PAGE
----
After a Nice Hot Blood Lunch, Mosquitoes Go Into Shock

By Veronique Greenwood | April 26, 2011 2:06 pm

skeeter

What’s the News: When mosquitoes finish a piping-hot meal of blood, they have more than your average postprandial snooze, biologists have found: they go into heat shock, producing proteins most organisms only make when something is terribly wrong.

How the Heck:

  • A team of biologists slapped tiny temperature sensors on mosquitoes and monitored them before and after they fed on chicken blood. The skeeters’ body temperature climbed by a whopping 20 F (71.6 to 89.6 degrees) in one minute, one of the biggest temperature jumps ever recorded in a cold-blooded creature.
  • While the mosquitoes’ body temperatures were elevated, they were also producing nearly eight times the normal amount of heat shock protein 70 (Hsp70), a protein that helps keep crucial enzymes from getting denatured by the heat and usually only shows up in humans when we’re running a fever. The two effects were solely because of the meal’s temperature: they happened when the mosquitoes were fed warm saline solution and didn’t happen with cooler blood.
  • When the team knocked down production of Hsp70 and fed the mosquitoes hot blood, the females laid 25 percent fewer eggs and digestion of the blood proteins seemed to slow down, indicating that Hsp70 works to keep those processes safe from the ravages of too much heat.
  • And this process isn’t a one-species fluke: The team found that the increases in body temp and Hsp70 production held across three species of mosquitoes and the bedbug, another notorious blood-sucker.

What’s the Context: Heat shock, the production of certain proteins to preserve the structure of heat-sensitive enzymes after a temperature jump, happens in pretty much every organism. But it’s nearly always a survival response in the face of trauma like disease, drought, or stress. The fact that a variety of blood-eating insects go into heat shock on a regular basis, just as a byproduct of having lunch, is unexpected and fascinating. What else are these little suckers hiding?

Reference: Joshua B. Benoit, Giancarlo Lopez-Martinez, Kevin R. Patrick, Zachary P. Phillips, Tyler B. Krause and David L. Denlinger. Drinking a hot blood meal elicits a protective heat shock response in mosquitoes. PNAS, April 25, 2011 DOI: doi:10.1073/pnas.1105195108

Image credit: tanakawho/Flickr

CATEGORIZED UNDER: Living World
  • Mothammad

    I wish they’d pass out… or combust spontaneously.

  • Justmehere

    @Mothammed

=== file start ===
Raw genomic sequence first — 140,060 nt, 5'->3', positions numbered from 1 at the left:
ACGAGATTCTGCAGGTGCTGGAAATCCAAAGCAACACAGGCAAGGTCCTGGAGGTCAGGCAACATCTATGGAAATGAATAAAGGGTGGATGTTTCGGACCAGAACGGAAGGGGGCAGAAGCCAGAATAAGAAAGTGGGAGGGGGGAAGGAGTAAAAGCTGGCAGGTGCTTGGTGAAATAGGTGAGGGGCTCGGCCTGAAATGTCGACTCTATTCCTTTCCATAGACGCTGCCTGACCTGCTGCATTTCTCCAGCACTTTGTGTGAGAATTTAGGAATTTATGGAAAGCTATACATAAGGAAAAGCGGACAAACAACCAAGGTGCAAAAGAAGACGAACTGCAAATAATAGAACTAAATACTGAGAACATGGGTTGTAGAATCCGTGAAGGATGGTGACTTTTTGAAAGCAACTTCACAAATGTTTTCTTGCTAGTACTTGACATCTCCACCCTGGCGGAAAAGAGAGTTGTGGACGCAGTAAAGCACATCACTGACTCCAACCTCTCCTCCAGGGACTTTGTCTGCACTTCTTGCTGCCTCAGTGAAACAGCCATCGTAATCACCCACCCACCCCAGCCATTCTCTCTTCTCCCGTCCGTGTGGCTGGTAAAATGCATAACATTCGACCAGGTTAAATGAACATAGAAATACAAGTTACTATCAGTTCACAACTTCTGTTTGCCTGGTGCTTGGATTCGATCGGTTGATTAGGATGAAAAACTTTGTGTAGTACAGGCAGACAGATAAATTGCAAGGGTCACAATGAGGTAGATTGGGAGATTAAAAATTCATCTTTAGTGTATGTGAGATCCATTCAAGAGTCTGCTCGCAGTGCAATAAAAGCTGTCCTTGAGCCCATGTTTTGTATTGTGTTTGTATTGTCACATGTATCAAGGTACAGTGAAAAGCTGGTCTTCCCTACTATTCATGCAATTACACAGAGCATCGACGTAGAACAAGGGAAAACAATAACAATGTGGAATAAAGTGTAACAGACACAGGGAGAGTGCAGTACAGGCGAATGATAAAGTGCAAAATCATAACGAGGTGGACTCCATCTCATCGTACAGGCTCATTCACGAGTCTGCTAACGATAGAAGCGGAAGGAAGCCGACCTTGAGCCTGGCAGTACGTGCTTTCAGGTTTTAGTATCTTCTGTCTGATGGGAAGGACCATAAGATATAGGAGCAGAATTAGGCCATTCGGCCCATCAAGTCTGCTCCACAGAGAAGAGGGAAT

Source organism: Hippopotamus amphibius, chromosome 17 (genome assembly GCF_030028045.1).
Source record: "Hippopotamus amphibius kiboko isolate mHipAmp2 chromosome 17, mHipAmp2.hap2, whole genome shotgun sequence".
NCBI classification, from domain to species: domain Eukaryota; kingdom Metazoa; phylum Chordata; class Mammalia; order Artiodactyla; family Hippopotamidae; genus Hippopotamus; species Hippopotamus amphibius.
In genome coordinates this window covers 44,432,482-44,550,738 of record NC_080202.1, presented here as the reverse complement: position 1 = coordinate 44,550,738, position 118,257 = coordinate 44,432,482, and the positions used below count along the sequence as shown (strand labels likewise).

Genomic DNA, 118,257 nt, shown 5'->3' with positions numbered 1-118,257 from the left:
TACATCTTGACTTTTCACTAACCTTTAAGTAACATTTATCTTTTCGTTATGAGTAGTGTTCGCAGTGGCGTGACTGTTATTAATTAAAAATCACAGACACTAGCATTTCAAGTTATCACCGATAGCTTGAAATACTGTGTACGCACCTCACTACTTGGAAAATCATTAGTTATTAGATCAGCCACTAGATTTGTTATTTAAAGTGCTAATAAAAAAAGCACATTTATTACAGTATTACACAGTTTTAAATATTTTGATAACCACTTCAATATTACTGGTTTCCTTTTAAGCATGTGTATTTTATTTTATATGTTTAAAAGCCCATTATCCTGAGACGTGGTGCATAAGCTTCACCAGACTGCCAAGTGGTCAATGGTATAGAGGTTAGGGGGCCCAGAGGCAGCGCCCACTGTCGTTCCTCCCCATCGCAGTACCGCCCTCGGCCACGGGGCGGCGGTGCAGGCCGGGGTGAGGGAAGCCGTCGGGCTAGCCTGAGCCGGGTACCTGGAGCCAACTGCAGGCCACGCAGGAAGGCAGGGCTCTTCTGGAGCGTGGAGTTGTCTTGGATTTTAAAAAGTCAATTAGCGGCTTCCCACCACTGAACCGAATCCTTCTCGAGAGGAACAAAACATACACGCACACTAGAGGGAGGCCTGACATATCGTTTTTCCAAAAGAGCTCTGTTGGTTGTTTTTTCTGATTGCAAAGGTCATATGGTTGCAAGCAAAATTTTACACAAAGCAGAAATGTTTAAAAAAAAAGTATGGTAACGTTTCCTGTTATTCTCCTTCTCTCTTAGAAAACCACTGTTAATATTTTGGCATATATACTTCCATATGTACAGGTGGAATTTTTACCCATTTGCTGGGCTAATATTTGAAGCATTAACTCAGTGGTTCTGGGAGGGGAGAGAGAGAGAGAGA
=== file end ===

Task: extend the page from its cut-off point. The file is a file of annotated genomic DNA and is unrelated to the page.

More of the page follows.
Actually, I heard somewhere that if you flex your arm or wherever the mosquito is that the pressure from the blood flowing to that region will instantly kill the mosquito.

  • fintin

    They probably die if the host has a fever. I just wish we could find a way for mosquitos to stay away from humans.

  • http://www.worldschooldatabase.com Yurtdışı Eğitim

    Interesting article…Seems like every living organism has something to teach us…I hope it will be useful for producing a medicine for patients with dangerous fever situations…

  • TheCritic

    I agree yurt. That’d be good.

    I, also, hope it helps us to deal with mosquitoes and better ways to kill them.

  • byron

    now if they can find a way to make an insecticide that will keep the production down of hsp70 the world will beat a path to there door. i know i would be in line, fewer eggs mean fewer Mosquitoes.

  • Dave

    @byron:I don’t know if hindering the breeding population of mosquitoes is a good idea. for all those little menaces do to us, they play a vital role in the food chain… But some sort of insecticide that makes us seem inert and devoid of blood (a trickery of the senses beyond the common bug spray) kind of like… Mosquito camo… That’d be something.

  • Daniel J. Andrews

    Justmehere….I’m pretty sure that isn’t true. I I have tried many many times over the years (I live in Northern Canada and I’ve been bitten so many times I’ve developed an immunity (i.e. I don’t itch or swell) to pretty much all flying biting insects). Besides, they’re not tapping into a vein or artery but a capillary where there won’t be a huge surge of blood if you flex.

    I’ve also heard that if you tighten the skin around the biting skitter, it won’t be able to withdraw and will keep on filling up till it pops. Never been able to do that either….they just get away with a load of my blood no matter how tight I pull the skin.

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